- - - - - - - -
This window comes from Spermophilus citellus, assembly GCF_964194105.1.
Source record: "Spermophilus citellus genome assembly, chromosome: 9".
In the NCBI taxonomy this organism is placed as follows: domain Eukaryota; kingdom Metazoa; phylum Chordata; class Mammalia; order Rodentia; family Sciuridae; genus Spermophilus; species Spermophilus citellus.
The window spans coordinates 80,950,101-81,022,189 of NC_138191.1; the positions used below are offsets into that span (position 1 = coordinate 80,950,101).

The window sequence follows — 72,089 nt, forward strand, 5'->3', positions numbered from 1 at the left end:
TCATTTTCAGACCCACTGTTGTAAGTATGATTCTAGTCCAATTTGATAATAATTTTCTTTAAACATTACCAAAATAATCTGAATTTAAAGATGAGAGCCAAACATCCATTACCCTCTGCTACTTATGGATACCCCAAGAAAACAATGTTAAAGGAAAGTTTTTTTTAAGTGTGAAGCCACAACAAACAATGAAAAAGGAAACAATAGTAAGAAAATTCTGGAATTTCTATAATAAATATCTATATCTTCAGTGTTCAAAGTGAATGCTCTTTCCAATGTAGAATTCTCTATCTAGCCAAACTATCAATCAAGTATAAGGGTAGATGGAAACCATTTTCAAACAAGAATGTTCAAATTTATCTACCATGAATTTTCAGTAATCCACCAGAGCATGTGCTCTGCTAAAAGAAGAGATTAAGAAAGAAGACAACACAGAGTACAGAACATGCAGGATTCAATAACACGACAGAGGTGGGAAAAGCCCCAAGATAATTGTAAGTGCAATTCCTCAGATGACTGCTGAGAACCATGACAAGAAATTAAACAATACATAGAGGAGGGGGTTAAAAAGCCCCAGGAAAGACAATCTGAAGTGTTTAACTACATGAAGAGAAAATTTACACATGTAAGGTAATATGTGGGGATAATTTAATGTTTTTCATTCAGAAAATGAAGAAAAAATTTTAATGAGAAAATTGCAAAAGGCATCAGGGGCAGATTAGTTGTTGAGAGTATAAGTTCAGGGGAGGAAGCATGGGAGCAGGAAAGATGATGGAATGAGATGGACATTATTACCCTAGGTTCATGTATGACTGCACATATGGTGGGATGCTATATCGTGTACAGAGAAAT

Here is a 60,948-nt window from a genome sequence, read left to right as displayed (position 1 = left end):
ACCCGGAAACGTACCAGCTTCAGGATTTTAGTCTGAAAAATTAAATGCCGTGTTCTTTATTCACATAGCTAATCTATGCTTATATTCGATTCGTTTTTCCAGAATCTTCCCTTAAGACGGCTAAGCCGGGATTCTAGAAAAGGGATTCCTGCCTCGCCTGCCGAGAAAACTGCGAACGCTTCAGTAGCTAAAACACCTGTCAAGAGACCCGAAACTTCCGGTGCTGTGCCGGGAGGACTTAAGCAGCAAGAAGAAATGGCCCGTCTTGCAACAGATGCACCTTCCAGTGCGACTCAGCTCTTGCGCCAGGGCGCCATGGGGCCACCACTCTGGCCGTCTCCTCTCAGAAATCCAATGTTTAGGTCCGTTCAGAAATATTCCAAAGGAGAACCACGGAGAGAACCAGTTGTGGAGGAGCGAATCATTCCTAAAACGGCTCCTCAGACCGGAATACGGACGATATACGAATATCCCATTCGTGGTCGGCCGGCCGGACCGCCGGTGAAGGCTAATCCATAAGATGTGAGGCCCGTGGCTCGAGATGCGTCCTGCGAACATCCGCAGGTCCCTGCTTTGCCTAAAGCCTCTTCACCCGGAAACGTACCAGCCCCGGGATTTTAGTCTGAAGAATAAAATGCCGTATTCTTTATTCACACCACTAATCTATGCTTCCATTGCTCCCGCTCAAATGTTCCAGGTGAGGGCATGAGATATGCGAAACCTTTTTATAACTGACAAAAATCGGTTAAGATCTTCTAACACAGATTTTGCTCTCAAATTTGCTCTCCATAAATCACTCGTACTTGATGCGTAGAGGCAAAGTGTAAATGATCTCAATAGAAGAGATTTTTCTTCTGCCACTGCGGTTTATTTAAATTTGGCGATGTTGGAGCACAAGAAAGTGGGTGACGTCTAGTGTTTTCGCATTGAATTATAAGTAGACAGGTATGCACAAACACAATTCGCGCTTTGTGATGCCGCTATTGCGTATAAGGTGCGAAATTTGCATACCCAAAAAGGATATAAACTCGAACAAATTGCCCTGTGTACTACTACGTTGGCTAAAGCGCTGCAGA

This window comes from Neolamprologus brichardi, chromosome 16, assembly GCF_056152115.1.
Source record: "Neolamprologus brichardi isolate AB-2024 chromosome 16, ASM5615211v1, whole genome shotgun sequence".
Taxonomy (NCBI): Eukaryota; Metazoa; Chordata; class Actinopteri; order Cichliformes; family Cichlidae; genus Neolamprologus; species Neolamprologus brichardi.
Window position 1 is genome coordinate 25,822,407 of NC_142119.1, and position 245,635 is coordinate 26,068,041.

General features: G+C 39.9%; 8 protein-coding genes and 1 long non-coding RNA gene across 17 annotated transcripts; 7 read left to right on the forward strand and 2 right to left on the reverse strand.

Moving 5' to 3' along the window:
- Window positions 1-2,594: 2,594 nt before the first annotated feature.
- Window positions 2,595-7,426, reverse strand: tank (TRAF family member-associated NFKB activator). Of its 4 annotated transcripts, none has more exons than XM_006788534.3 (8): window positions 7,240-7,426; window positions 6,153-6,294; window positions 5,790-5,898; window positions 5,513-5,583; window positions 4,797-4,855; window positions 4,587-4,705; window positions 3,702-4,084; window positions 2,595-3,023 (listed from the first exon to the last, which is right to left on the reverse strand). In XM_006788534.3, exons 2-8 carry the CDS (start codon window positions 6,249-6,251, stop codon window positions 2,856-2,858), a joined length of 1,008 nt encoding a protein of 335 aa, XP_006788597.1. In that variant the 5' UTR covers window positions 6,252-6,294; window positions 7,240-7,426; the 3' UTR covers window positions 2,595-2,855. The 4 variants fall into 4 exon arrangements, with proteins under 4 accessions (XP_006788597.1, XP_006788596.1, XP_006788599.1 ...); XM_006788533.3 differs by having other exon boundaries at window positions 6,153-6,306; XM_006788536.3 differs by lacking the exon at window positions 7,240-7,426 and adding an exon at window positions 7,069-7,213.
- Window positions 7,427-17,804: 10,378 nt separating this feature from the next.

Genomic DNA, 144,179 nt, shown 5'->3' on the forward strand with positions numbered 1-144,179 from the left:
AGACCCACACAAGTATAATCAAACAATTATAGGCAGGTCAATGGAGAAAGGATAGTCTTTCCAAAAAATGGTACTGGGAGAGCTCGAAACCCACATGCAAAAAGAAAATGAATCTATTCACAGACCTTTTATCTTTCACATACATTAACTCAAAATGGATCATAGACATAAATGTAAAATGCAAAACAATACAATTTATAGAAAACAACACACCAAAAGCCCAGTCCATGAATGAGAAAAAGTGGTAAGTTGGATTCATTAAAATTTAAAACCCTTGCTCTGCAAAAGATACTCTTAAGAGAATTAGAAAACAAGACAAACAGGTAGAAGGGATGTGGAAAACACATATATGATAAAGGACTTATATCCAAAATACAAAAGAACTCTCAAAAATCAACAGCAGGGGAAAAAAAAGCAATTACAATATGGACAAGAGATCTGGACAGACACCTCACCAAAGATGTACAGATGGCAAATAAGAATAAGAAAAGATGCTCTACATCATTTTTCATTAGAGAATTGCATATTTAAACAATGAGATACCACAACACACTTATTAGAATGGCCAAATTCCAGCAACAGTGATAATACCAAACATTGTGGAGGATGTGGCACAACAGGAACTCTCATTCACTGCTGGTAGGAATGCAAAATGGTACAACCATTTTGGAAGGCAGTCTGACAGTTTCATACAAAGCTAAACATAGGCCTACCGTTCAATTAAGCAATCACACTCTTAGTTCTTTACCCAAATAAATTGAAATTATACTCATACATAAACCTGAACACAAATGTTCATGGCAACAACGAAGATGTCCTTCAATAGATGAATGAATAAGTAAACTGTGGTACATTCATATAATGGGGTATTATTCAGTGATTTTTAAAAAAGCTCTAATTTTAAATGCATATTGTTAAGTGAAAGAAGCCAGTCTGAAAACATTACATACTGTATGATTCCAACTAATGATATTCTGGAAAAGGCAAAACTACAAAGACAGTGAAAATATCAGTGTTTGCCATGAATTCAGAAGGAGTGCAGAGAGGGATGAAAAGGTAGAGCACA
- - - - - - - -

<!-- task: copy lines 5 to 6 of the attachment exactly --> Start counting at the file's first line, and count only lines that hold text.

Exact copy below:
The window sequence follows — 72,089 nt, forward strand, 5'->3', positions numbered from 1 at the left end:
TCATTTTCAGACCCACTGTTGTAAGTATGATTCTAGTCCAATTTGATAATAATTTTCTTTAAACATTACCAAAATAATCTGAATTTAAAGATGAGAGCCAAACATCCATTACCCTCTGCTACTTATGGATACCCCAAGAAAACAATGTTAAAGGAAAGTTTTTTTTAAGTGTGAAGCCACAACAAACAATGAAAAAGGAAACAATAGTAAGAAAATTCTGGAATTTCTATAATAAATATCTATATCTTCAGTGTTCAAAGTGAATGCTCTTTCCAATGTAGAATTCTCTATCTAGCCAAACTATCAATCAAGTATAAGGGTAGATGGAAACCATTTTCAAACAAGAATGTTCAAATTTATCTACCATGAATTTTCAGTAATCCACCAGAGCATGTGCTCTGCTAAAAGAAGAGATTAAGAAAGAAGACAACACAGAGTACAGAACATGCAGGATTCAATAACACGACAGAGGTGGGAAAAGCCCCAAGATAATTGTAAGTGCAATTCCTCAGATGACTGCTGAGAACCATGACAAGAAATTAAACAATACATAGAGGAGGGGGTTAAAAAGCCCCAGGAAAGACAATCTGAAGTGTTTAACTACATGAAGAGAAAATTTACACATGTAAGGTAATATGTGGGGATAATTTAATGTTTTTCATTCAGAAAATGAAGAAAAAATTTTAATGAGAAAATTGCAAAAGGCATCAGGGGCAGATTAGTTGTTGAGAGTATAAGTTCAGGGGAGGAAGCATGGGAGCAGGAAAGATGATGGAATGAGATGGACATTATTACCCTAGGTTCATGTATGACTGCACATATGGTGGGATGCTATATCGTGTACAGAGAAAT